Watch: To watch an instructional video of this Basics sequence, go to yogajournal.com/livemag.

Prep Pose 1: Supta Vrksasana

Try this reclining variation of Vrksasana to explore how open your hips are, with the support of the floor.

Lie on your back, bring your feet together, and flex both feet as if you were pressing against a wall. Lift your kneecaps and firm your leg muscles up toward your hip sockets. Notice the space between your lower back and the floor. If there is a lot, you may be arching your lower back too much. Draw the front hip points (the two bony knobs on the front of your pelvis) up toward the lower ribs, engaging your lower belly to help lengthen (but not flatten) your lower back.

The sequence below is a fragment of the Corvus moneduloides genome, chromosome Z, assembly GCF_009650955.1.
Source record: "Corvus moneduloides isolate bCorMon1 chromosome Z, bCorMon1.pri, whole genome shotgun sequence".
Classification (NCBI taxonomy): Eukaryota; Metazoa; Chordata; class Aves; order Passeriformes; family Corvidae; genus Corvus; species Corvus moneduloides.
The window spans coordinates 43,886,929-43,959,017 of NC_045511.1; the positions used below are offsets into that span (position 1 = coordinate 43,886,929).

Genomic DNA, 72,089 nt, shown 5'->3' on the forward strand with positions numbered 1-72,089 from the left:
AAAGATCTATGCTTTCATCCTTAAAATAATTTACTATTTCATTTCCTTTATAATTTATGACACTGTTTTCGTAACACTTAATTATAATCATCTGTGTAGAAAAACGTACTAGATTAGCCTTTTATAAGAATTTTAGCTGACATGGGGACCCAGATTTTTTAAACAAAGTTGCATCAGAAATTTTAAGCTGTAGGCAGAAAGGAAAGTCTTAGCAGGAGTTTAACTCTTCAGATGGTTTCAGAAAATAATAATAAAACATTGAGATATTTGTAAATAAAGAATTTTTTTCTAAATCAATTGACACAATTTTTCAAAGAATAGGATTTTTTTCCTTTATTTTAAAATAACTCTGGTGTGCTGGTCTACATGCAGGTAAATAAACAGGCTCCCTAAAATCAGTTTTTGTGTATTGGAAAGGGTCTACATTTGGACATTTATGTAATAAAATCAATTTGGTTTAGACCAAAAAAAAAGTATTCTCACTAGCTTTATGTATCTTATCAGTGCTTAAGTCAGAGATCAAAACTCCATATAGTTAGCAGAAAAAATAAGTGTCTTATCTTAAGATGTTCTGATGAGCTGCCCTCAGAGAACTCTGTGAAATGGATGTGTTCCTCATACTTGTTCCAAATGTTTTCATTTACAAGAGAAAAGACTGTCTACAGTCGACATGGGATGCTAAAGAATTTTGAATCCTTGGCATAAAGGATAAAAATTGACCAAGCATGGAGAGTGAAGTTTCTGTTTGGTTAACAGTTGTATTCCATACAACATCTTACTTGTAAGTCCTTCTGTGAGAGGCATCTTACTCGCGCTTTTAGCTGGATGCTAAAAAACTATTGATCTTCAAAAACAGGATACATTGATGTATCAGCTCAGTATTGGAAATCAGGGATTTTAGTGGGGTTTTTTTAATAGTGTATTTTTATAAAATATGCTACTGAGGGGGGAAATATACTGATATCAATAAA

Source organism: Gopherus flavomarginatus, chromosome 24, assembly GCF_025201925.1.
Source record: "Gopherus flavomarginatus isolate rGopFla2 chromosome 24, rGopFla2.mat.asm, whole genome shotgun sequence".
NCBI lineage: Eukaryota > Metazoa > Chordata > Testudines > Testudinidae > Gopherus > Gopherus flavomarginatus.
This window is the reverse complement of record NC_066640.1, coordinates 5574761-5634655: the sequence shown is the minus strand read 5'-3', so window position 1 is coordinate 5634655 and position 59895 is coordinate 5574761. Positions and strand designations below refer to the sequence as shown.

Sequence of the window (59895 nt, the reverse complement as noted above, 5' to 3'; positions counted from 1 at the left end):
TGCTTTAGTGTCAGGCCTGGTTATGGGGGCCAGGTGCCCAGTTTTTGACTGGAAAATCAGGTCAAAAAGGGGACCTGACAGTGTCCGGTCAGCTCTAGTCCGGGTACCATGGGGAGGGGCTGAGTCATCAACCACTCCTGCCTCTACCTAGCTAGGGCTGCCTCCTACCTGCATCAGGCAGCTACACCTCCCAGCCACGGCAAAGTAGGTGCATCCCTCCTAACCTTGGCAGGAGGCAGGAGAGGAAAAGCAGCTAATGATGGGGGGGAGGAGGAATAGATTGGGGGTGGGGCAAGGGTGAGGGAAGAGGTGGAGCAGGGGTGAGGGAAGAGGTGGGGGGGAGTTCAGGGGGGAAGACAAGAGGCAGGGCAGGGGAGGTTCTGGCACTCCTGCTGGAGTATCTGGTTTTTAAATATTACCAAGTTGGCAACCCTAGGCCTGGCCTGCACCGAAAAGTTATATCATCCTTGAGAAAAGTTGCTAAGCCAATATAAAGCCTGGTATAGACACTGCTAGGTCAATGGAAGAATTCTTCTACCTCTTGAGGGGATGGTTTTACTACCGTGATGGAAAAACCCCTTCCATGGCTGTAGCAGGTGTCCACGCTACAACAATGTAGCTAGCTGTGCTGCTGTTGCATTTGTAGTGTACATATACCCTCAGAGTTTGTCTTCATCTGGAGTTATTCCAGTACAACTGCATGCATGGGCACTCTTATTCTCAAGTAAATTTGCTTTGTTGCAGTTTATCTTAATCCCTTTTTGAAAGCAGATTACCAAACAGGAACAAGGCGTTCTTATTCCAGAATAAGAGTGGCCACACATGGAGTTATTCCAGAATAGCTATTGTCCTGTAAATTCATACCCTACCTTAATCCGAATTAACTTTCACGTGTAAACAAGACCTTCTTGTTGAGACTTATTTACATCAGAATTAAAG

Place your hands on your hip points and observe that they are level with each other and pointing straight up to the ceiling. Draw your right foot up to your left inner thigh as high as it will comfortably go, press the sole of the foot into your thigh, and let your knee open to the floor. For now, allow your knee to plop open completely and notice how your pelvis follows the leg and tips to the right. If you're like most students, your left hipbone will now be higher than your right. Can you see how far your pelvis is tipping to the right? (You may need to lift your head to see clearly.)

Lift your knee off the floor just far enough so that your hips are level again. Look at where your thigh and knee are now: This is your natural degree of hip opening. Remember how this feels for future reference, and notice what you are doing to cultivate this neutral pelvis. It helps to firm your legs and press the top of your left thigh firmly down while gently engaging your lower belly. Now try it on the second side, noticing how different each side is.

Prep Pose 2: Vrksasana at the wall